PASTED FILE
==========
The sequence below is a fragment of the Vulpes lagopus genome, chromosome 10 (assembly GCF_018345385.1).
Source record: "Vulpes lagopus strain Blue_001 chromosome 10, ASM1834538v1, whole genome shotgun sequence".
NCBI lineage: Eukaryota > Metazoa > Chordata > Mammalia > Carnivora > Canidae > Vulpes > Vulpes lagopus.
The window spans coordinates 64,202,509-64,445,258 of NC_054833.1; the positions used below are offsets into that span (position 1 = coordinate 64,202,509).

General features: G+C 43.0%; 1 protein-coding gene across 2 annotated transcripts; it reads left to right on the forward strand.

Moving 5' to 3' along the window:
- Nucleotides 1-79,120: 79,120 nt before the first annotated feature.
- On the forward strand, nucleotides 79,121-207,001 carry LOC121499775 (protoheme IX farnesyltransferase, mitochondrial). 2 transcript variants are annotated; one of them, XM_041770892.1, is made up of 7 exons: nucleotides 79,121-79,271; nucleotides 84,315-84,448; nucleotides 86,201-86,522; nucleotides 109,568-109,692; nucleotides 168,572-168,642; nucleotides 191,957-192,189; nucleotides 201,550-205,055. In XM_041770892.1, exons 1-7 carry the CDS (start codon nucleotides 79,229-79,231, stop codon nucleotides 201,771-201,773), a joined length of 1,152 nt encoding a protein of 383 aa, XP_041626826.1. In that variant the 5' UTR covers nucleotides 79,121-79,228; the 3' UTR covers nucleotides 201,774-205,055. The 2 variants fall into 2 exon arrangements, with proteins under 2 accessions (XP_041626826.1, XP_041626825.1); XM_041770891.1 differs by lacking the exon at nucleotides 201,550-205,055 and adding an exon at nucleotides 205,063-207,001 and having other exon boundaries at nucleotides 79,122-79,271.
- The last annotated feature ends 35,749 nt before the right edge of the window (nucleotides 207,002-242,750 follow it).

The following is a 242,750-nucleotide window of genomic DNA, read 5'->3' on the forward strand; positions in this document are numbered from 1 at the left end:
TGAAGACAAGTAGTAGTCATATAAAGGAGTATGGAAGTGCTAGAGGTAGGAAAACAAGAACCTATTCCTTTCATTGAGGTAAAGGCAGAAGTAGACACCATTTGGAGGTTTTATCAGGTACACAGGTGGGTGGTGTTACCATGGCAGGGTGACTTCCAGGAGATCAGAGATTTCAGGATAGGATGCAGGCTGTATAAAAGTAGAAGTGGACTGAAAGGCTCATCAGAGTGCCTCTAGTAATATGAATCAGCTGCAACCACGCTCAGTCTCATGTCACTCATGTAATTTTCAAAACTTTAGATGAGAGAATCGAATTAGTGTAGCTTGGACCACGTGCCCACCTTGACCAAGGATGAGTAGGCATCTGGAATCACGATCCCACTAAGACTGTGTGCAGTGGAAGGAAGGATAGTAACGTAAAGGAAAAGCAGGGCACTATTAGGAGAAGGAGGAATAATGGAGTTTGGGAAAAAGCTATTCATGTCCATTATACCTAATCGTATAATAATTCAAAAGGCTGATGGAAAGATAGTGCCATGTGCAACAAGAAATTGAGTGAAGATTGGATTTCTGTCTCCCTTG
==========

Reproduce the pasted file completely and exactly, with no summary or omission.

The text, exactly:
The sequence below is a fragment of the Vulpes lagopus genome, chromosome 10 (assembly GCF_018345385.1).
Source record: "Vulpes lagopus strain Blue_001 chromosome 10, ASM1834538v1, whole genome shotgun sequence".
NCBI lineage: Eukaryota > Metazoa > Chordata > Mammalia > Carnivora > Canidae > Vulpes > Vulpes lagopus.
The window spans coordinates 64,202,509-64,445,258 of NC_054833.1; the positions used below are offsets into that span (position 1 = coordinate 64,202,509).

General features: G+C 43.0%; 1 protein-coding gene across 2 annotated transcripts; it reads left to right on the forward strand.

Moving 5' to 3' along the window:
- Nucleotides 1-79,120: 79,120 nt before the first annotated feature.
- On the forward strand, nucleotides 79,121-207,001 carry LOC121499775 (protoheme IX farnesyltransferase, mitochondrial). 2 transcript variants are annotated; one of them, XM_041770892.1, is made up of 7 exons: nucleotides 79,121-79,271; nucleotides 84,315-84,448; nucleotides 86,201-86,522; nucleotides 109,568-109,692; nucleotides 168,572-168,642; nucleotides 191,957-192,189; nucleotides 201,550-205,055. In XM_041770892.1, exons 1-7 carry the CDS (start codon nucleotides 79,229-79,231, stop codon nucleotides 201,771-201,773), a joined length of 1,152 nt encoding a protein of 383 aa, XP_041626826.1. In that variant the 5' UTR covers nucleotides 79,121-79,228; the 3' UTR covers nucleotides 201,774-205,055. The 2 variants fall into 2 exon arrangements, with proteins under 2 accessions (XP_041626826.1, XP_041626825.1); XM_041770891.1 differs by lacking the exon at nucleotides 201,550-205,055 and adding an exon at nucleotides 205,063-207,001 and having other exon boundaries at nucleotides 79,122-79,271.
- The last annotated feature ends 35,749 nt before the right edge of the window (nucleotides 207,002-242,750 follow it).

The following is a 242,750-nucleotide window of genomic DNA, read 5'->3' on the forward strand; positions in this document are numbered from 1 at the left end:
TGAAGACAAGTAGTAGTCATATAAAGGAGTATGGAAGTGCTAGAGGTAGGAAAACAAGAACCTATTCCTTTCATTGAGGTAAAGGCAGAAGTAGACACCATTTGGAGGTTTTATCAGGTACACAGGTGGGTGGTGTTACCATGGCAGGGTGACTTCCAGGAGATCAGAGATTTCAGGATAGGATGCAGGCTGTATAAAAGTAGAAGTGGACTGAAAGGCTCATCAGAGTGCCTCTAGTAATATGAATCAGCTGCAACCACGCTCAGTCTCATGTCACTCATGTAATTTTCAAAACTTTAGATGAGAGAATCGAATTAGTGTAGCTTGGACCACGTGCCCACCTTGACCAAGGATGAGTAGGCATCTGGAATCACGATCCCACTAAGACTGTGTGCAGTGGAAGGAAGGATAGTAACGTAAAGGAAAAGCAGGGCACTATTAGGAGAAGGAGGAATAATGGAGTTTGGGAAAAAGCTATTCATGTCCATTATACCTAATCGTATAATAATTCAAAAGGCTGATGGAAAGATAGTGCCATGTGCAACAAGAAATTGAGTGAAGATTGGATTTCTGTCTCCCTTG